Fire crews successfully held the Stoner Creek wildfire in Lakeside at 100 acres on Monday afternoon and firefighters are continuing to contain the blaze as of Tuesday, according to forest managers. The cause of the fire is still under investigation.
“Yesterday was really successful,” Flathead National Forest Public Information Officer Wade Muehlhof said. “We had three helicopters pounding it with water.”
The Stoner Creek fire in Lakeside was reported Sunday and quickly grew to 91 acres that evening. On Monday, U.S. Forest Service officials were concerned that dry fuels, hot weather and unpredictable winds would cause the fire to blow up. Although there were 30 mile-per-hour winds gusts late in the afternoon, Muehlhof said local topography shielded the fire.
“It was warm, but it wasn’t hot. The weather was better than predicted,” he said.
More than 70 firefighters are working the fire today and Muehlhof said operations could wind down by Wednesday. Ground crews will continue to coordinate helicopter water drops throughout the day. The fire is about a quarter mile away from structures.
Gov. Steve Bullock declared a state of emergency for 31 counties as gusting winds spread wildfires in western Montana on Tuesday, a day after destroying an undetermined number of homes west of Lolo.
Bullock signed the executive order declaring the emergency Monday for a broad swath of counties in western, northern and southeastern Montana, all under fire threat but only a few of which are burning.
The rapidly spreading fires west of Lolo are a game changer that promises to stretch resources thin, Bullock told the Missoulian in a story published Tuesday.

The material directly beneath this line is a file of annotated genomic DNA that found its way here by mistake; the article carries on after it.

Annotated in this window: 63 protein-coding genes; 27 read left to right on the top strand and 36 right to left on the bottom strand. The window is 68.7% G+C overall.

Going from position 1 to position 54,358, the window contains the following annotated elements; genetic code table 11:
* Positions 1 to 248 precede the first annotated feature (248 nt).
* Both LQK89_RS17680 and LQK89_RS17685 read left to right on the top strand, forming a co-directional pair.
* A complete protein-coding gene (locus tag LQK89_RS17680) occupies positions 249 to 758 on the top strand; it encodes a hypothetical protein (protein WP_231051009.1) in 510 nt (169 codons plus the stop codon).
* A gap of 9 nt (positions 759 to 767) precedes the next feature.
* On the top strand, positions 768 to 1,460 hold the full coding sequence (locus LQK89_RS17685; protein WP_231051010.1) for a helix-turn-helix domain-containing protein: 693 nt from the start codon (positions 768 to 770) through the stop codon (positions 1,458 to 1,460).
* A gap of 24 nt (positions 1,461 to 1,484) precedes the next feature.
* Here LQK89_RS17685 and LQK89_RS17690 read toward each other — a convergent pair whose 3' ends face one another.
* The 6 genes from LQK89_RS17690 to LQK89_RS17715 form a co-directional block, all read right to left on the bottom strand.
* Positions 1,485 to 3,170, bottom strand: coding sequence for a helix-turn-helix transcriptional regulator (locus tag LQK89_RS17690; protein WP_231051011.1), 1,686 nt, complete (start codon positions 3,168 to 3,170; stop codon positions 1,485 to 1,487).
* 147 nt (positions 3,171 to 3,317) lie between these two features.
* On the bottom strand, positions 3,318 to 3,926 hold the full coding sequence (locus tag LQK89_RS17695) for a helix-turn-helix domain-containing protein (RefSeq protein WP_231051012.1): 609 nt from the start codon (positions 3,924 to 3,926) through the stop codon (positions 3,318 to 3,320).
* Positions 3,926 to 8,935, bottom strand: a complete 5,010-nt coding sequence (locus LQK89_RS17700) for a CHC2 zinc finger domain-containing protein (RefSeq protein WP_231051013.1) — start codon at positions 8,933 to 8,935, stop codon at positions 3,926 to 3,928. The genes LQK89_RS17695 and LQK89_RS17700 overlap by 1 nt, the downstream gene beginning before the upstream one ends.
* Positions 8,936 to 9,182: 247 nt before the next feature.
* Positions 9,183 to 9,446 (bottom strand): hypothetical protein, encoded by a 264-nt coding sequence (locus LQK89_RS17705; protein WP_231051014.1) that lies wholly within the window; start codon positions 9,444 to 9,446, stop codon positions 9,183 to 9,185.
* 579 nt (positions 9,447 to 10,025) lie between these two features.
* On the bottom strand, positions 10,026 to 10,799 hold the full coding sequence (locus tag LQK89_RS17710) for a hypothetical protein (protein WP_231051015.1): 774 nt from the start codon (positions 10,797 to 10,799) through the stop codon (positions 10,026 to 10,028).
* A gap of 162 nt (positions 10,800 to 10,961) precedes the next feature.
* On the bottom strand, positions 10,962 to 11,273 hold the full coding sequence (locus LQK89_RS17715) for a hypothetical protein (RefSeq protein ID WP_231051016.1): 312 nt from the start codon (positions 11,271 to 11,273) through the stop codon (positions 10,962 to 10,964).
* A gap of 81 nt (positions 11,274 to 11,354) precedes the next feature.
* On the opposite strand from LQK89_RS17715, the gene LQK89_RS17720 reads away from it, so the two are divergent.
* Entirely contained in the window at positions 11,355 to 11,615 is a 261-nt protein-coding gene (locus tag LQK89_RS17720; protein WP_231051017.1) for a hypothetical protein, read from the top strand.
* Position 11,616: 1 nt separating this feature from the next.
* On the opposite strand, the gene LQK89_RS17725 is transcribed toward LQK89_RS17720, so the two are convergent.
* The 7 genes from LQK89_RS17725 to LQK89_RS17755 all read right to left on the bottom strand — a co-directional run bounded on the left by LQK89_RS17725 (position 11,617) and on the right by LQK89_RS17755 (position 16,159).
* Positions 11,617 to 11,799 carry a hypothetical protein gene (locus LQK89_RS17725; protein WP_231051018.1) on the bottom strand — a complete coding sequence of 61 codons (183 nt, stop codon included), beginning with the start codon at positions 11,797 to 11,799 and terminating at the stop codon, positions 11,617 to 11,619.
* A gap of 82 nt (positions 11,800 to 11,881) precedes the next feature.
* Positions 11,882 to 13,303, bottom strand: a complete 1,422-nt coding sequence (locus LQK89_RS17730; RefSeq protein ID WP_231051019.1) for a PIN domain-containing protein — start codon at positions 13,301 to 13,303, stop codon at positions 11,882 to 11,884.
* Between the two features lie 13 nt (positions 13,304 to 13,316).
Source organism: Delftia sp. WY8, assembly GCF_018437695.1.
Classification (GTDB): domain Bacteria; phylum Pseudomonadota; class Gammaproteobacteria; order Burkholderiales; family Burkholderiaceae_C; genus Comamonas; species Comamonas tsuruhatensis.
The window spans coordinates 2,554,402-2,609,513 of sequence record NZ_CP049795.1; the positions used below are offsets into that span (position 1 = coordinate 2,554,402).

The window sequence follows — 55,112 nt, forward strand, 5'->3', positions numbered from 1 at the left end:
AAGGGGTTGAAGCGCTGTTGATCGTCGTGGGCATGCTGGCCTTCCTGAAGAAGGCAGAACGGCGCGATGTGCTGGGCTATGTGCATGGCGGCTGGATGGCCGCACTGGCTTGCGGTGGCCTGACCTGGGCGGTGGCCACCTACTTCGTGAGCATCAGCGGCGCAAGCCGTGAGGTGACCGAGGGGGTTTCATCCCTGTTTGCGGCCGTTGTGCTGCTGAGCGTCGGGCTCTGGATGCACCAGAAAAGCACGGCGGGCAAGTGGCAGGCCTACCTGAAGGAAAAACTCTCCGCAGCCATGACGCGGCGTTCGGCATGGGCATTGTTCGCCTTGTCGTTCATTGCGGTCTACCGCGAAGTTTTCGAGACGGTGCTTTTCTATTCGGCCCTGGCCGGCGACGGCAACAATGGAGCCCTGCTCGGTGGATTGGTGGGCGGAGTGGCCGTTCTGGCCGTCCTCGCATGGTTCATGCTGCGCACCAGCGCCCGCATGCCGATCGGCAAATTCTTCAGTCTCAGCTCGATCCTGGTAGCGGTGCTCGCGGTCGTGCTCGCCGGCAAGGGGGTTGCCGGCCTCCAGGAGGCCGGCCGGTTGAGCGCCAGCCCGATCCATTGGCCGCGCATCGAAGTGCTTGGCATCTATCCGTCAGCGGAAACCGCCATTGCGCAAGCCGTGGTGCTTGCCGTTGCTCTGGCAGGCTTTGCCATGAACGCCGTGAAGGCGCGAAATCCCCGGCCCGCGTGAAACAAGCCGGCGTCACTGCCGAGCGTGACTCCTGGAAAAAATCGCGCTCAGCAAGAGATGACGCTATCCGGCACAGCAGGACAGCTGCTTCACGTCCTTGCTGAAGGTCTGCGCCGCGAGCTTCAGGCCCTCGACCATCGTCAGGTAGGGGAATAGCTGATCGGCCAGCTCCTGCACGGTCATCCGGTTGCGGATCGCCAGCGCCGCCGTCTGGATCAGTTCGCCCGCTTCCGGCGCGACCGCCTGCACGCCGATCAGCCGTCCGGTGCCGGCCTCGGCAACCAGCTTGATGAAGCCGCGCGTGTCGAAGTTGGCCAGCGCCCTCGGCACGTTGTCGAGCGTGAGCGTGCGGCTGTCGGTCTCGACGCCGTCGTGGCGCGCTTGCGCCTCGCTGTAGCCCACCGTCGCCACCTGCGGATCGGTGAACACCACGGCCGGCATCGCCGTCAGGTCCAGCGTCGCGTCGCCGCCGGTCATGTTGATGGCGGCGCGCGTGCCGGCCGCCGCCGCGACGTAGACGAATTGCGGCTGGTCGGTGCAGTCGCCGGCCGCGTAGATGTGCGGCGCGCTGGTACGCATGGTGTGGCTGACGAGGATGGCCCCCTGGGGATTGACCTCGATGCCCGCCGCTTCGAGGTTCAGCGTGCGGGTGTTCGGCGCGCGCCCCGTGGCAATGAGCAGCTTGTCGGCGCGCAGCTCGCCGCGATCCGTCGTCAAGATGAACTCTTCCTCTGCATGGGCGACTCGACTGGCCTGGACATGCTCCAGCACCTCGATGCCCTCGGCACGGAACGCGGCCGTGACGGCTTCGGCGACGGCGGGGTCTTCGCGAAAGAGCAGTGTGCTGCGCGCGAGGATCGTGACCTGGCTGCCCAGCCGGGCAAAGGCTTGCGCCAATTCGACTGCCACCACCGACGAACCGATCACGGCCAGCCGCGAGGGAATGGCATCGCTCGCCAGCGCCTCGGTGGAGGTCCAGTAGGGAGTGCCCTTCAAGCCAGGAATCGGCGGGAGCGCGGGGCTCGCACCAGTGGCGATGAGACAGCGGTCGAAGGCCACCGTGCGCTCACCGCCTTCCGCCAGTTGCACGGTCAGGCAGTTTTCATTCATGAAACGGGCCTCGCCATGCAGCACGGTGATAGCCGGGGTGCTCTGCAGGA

Additional state resources are needed to reinforce the state’s initial attack capabilities, Bullock’s order said, and the declaration allows the use of National Guard resources from personnel to helicopters.
Wind gusts of 40 mph to 50 mph pushed two lightning-caused fires to a combined 5,000 acres, or nearly 8 square miles, by Tuesday morning near Lolo in southwestern Montana.
The fires burned several structures, including an unknown number of homes and caused residents to flee. Voluntary evacuations were recommended for residents from Bear Creek Road to Sleeman road, KECI-TV reported.
No injuries were reported. A shelter was established at Christ the King Church in Missoula.
Missoula County authorities were searching for a man who went berry picking near Lolo Creek on Monday just before the fires spread into the area, the Missoulian reported.
Mark Hannah, 60, became disoriented and was separated from a friend as the two headed back because of the thickening smoke, sheriff’s spokeswoman Paige Pavalone said.
Hannah’s friend made it to a dirt road and a sheriff’s deputy drove him home, but Hannah has not been heard from since, Pavalone said.
U.S. Highway 12 was closed to all except residents and emergency personnel from Lolo to the Idaho line. Officers were stopping vehicles and checking identifications, allowing residents through to check their property or help neighbors.
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